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VOL. 125 | NO. 50 | Monday, March 15, 2010

AEL Files Permit for Century Center Facility

By Eric Smith

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Rendering courtesy of Evans Taylor Foster Childress Architects

American Esoteric Laboratories has taken another step toward building a $14.3 million lab and headquarters for its Mid-South division.

AEL, a regional provider of clinical laboratory services to physicians and hospitals, last week filed a $9.2 million permit to build a one-story, 70,000-square-foot facility at 1701 Century Center Parkway near the junction of Interstate 40 and Whitten Road.

The company this week expects to close on a roughly 10-acre parcel of land from Boyle Investment Co., spending “plus or minus $2 million” on the property, said AEL president John Mazzei.

AEL, a division of Sonic Healthcare USA, has local roots that date back a half-century with the founding of Memphis Pathology Laboratory. That company was bought by AEL in 2007.

The company now will begin a new chapter by consolidating its existing 33,000-square-foot building on Distribution Drive and 10,000-square-foot administrative office near Covington Pike, moving its entire Mid-South division into one space.

Location is key

Mazzei said this spot is perfect for the company because it offers a host of benefits, most notably proximity to the interstate. The company currently is 15 or 20 minutes off the highway, making deliveries to and from its numerous markets more time-consuming.

“Our business is as much logistics as it is diagnostic testing,” he said. “That location where it is off of Interstate 40 is an optimum location for driving. Whether we’re coming from the east or coming from the south, it’s a quick off at Whitten Road to Century Center and it’s less than a 90-second drive.”

Not only is the Century Center Parkway centrally located to highway infrastructure, but it allows easy access to AEL’s biggest customers, doctors and hospitals that use the company’s diagnostic services such as hematology, immunology and toxicology.

“It puts us at the center of where our customer base is,” Mazzei said.

The location offers an enhanced business climate and easier access for its 450 employees. Mazzei said it also should help attract new employees, retain existing employees and be close to restaurants.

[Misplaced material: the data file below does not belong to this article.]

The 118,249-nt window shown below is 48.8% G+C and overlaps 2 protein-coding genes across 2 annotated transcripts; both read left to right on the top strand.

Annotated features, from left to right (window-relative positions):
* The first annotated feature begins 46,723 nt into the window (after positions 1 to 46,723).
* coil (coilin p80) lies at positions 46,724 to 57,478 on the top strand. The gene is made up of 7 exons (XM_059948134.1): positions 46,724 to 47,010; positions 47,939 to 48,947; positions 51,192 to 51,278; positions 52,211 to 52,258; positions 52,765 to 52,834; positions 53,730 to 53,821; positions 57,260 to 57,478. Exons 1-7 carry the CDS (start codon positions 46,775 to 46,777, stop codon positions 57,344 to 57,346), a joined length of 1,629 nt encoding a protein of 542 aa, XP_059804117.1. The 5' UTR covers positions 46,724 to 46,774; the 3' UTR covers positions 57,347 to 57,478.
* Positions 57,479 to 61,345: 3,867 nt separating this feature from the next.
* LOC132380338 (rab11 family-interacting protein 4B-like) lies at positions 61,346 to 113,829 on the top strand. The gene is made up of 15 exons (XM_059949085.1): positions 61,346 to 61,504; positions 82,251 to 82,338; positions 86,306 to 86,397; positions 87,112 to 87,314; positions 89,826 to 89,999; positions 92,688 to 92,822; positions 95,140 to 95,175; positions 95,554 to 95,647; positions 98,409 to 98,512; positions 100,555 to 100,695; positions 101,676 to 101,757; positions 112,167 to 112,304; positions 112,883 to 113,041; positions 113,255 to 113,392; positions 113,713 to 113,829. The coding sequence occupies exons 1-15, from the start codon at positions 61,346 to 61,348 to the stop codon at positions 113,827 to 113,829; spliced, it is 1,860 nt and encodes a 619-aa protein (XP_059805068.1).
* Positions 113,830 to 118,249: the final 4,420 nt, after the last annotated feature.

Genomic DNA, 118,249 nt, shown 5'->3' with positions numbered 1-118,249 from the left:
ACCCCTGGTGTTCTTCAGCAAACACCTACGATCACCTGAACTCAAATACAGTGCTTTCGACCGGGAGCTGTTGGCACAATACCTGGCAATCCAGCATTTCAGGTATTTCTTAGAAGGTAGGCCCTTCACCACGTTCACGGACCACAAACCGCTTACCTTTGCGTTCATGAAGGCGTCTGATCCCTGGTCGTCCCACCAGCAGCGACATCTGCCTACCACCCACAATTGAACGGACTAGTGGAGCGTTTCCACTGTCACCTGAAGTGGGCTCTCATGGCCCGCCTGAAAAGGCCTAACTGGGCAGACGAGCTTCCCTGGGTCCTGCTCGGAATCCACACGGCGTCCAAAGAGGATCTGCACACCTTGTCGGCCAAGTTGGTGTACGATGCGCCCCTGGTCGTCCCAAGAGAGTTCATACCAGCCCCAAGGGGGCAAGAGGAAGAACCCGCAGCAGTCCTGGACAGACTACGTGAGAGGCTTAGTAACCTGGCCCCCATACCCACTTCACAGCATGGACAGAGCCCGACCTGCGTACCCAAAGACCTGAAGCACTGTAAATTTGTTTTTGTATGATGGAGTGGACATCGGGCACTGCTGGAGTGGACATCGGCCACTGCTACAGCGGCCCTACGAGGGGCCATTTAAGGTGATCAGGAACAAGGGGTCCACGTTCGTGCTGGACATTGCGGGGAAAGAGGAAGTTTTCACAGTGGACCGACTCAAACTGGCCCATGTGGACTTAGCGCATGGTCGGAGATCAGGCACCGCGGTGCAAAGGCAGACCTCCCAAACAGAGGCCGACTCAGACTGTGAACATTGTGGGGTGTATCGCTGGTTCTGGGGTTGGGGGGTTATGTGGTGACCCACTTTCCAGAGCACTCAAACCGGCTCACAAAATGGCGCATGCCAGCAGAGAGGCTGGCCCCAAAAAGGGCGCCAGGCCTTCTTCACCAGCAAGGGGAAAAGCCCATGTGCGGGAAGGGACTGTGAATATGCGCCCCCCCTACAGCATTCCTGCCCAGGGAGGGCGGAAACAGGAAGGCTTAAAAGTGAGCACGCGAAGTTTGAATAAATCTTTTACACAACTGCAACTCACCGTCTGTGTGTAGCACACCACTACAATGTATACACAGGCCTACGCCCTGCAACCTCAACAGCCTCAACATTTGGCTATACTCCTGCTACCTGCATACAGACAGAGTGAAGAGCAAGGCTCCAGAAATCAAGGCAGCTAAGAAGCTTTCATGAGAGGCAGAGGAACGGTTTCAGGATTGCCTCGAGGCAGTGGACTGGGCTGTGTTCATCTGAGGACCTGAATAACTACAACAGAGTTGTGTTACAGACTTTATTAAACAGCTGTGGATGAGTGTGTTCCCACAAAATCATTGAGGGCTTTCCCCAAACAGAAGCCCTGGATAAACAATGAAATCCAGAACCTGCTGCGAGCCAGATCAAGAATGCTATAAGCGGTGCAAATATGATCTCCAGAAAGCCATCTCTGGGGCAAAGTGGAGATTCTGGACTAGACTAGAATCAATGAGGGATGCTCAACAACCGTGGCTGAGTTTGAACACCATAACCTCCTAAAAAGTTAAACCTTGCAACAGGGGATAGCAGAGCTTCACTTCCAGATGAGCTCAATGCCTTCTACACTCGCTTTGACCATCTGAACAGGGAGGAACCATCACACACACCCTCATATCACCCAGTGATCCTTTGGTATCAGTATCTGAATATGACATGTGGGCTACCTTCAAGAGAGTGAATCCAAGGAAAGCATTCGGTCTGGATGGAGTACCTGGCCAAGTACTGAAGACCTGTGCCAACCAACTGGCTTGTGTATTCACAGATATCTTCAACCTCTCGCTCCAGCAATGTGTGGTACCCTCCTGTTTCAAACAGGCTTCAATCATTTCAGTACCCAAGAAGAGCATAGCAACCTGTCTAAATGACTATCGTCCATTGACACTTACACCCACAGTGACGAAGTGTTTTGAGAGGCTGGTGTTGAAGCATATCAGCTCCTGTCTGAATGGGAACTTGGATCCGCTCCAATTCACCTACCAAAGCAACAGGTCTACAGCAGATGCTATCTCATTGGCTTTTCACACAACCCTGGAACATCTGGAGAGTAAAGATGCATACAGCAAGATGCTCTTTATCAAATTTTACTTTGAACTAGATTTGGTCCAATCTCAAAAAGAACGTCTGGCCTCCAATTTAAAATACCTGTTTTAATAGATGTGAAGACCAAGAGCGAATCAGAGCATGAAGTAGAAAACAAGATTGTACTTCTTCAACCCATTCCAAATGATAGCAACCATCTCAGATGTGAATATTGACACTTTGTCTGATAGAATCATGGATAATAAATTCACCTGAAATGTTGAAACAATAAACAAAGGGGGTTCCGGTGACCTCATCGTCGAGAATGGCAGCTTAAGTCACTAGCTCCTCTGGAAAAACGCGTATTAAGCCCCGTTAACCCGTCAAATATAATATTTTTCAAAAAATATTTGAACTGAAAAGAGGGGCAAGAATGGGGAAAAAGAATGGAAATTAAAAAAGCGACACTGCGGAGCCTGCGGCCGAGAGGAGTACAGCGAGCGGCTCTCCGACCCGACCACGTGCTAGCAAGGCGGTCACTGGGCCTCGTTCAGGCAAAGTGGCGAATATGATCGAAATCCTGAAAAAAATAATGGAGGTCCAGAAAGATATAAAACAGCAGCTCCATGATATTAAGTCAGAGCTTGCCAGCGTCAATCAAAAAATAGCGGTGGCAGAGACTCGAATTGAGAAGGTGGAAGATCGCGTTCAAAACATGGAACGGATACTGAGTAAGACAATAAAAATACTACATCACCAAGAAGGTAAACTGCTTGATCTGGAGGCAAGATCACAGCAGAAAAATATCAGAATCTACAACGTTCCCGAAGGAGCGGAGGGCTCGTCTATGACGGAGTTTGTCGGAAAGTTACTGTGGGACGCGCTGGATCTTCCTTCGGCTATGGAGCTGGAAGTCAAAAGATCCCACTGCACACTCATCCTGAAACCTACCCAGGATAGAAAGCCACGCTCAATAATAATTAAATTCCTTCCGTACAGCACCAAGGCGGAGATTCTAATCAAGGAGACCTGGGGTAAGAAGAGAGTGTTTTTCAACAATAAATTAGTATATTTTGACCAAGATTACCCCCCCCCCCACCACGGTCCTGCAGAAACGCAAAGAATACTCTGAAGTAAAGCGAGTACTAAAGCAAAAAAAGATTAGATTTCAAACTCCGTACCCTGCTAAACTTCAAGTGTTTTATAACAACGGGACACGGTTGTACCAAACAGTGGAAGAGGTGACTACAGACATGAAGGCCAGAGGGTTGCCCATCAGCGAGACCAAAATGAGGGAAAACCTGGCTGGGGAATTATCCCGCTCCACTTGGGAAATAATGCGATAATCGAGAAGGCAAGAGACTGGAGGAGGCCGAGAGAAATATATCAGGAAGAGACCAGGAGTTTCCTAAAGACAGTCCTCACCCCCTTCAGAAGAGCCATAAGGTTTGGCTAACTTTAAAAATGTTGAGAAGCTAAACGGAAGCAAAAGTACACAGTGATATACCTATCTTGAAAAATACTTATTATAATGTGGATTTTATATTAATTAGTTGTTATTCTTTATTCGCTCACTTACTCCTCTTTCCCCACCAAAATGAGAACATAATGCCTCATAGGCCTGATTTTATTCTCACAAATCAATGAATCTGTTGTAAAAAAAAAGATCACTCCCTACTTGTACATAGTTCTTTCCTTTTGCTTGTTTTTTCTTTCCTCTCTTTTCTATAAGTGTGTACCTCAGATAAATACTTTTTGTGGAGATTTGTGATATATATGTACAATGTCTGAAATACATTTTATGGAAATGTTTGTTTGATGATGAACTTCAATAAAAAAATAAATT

“And it keeps us in Memphis,” he added. “That was important because we have 45 years in Memphis, so it contributed to the decision.”

Rusty Foster of Memphis-based Evans Taylor Foster Childress Architects is the architect of record for the project. Atlanta-based IDI, which has an office in Memphis, is the contractor.

Jeb Fields of Commercial Advisors represented AEL in its site selection. He said the location perfectly complements the company’s needs.

“The centralized location allows for increased operational efficiency and satisfies their long-term growth needs,” Fields said. “It allows AEL to remain in the Memphis market, continue to grow, prosper and create jobs.”

Not only that, but the arrival of AEL should bode well for that entire area with the prospect of more companies investing in commercial real estate there.

”There is no doubt AEL’s presence will have a positive impact on this submarket,” Fields said. “AEL is another high-profile company to realize the benefits of this location. I would expect more companies to take notice as this submarket continues to mature.


AEL’s plans for the project have been public ever since the company applied for and won a six-year payment-in-lieu-of-taxes (PILOT) award from the city-county Industrial Development Board last fall.

Now, the company is “getting close to moving dirt,” Mazzei said. The planned development plat that Boyle filed was approved by the City Council, and now must be recorded before site work can begin.

Mazzei said if the weather cooperates and all the building materials are available, then construction should take about six months. His hope is for the employees to move into the new facility around Nov. 1.

Under the existing PILOT agreement, AEL will add about 60 jobs – over the six-year span of the program – to its current work force of about 450, with an annual average wage of $44,377, including benefits.

But Mazzei said the company is considering turning down the PILOT if it doesn’t make financial sense.

“We’ve stayed focused on getting the building up and getting the design done,” he said. “We’ll go back to the PILOT and re-evaluate it. The biggest thing about PILOTs is that it’s easy to forecast and estimate what you’re going to do, but you then have to understand that you’re committed to those.

“We’re going to focus and make sure we can deliver on the PILOT.”

Also, the PILOT called for an investment of $14.3 million, and Mazzei said that number is going to be higher than $14 million based on the coming land acquisition and capital investment of new equipment for the facility. For example, a state-of-the-art generator that can keep the building running 24/7 would cost $700,000.

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